Many people wish there was a way to just push a button and have fat instantly disappear. This idea is, of course, a fantasy, but some procedures claim to come close to this idea. Foremost among these is liposuction. The prospect of having someone literally suck fat cells out of your body may sound a little gruesome, but hundreds of thousands of people every year choose to have a cosmetic surgeon do exactly that.
It may sound like a miracle to be able to have fat instantly disappear, but there are limitations and complications with liposuction that are very real. Not everyone is a good candidate and there are limits to the amount of tissue that can be removed. Inside these limits, though, this cosmetic procedure can have life-long effects on your appearance provided you do not gain a significant amount of weight again. For those who are still struggling with issues such as compulsive eating that could cause weight regain later in life, liposuction may not be a good option.
Liposuction, also known as lipoplasty, is a form of cosmetic surgery done under sedation where fat cells are removed from the body during a minor surgical procedure. Liposuction is typically performed under general anesthesia, though sometimes the removal of very small deposits of fat can be done under local anesthetic. Liposuction procedures are typically done in an outpatient setting, though a short hospital stay is sometimes recommended if a significant amount of fat is being removed.
During a traditional liposuction procedure, a plastic surgeon will make a small incision in the skin of the treatment area and insert a small tube called a cannula. This tube is connected to a powerful suction device that is used to literally suck excess fat out of your body. There are several forms of liposuction that vary slightly in technique or equipment used, but they all generally operate on the same principles of removing fat with suction.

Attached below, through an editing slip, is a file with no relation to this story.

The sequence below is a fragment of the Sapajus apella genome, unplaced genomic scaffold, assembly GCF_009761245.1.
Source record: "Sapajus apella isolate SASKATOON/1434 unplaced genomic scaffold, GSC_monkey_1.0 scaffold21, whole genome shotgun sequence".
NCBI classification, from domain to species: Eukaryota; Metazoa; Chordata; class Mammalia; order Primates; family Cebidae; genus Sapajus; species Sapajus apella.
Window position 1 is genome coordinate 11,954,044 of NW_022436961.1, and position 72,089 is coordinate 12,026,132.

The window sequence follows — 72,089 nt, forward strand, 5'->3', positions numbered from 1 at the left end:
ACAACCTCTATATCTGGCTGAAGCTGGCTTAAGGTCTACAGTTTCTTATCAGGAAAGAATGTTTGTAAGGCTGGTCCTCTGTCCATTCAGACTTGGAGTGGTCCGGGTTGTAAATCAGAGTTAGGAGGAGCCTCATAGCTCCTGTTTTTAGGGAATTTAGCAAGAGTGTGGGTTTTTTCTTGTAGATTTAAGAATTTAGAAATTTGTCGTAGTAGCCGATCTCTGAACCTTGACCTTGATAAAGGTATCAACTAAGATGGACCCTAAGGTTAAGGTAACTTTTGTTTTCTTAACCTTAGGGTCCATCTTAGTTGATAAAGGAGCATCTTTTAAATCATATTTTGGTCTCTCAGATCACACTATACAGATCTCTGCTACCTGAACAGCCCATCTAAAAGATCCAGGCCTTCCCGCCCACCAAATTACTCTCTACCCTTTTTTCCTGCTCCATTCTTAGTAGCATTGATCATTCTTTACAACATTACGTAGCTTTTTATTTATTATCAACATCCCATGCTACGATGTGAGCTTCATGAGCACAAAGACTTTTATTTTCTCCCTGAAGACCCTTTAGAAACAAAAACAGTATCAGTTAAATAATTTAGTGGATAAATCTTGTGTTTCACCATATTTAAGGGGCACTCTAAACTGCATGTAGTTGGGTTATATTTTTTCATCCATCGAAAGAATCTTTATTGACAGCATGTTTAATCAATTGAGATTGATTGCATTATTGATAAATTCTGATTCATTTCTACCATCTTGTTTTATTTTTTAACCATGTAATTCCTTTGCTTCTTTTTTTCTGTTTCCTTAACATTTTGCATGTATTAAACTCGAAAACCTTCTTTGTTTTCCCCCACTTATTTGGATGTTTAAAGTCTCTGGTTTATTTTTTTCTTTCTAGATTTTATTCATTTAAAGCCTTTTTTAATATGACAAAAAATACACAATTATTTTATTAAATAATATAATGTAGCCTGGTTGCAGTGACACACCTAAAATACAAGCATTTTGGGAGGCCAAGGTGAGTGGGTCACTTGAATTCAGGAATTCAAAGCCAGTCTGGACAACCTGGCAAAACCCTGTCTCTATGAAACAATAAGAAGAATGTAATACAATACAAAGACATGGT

One of the first alternative liposuction techniques is tumescent liposuction. In this variation, a mixture of saline solution, lidocaine, and epinephrine are injected under the skin to help reduce the chances of bruising and bleeding after your procedure. This tumescent fluid is also used in laser-assisted liposuction.
Another commonly used type of liposuction surgery is power-assisted liposuction where a specialized cannula is used that rapidly moves back and forth to make fat removal easier. Ultrasound-assisted liposuction is also an option for certain areas of the body such as the chest as is the case when treating gynecomastia or in previously targeted areas where liposuction has already been performed in the past.
Liposuction is often done as a stand-alone procedure, but it can also be combined with other cosmetic surgeries such as a tummy tuck, breast reduction, breast augmentation, or other reconstructive cosmetic procedures.
How well your liposuction will turn out is related to the amount of fat removed. Numbness, scarring, and even dents in the skin in the treated area are all possible, and these outcomes are increasingly likely as more and more fat is removed. Though some types of liposuction such as tumescent liposuction have reduced the chances of bleeding and scarring compared to traditional dry liposuction, there is still a chance of complications, particularly if large amounts of excess fat is removed.
Like any surgery, liposuction involves follow-up care and there will be postoperative directions you need to follow. There may be changes to medications you would normally take, and you may need to wear compression garments over the targeted area to help reduce swelling. Your doctor may recommend you not engage in work or strenuous exercise for a period of time after your procedure.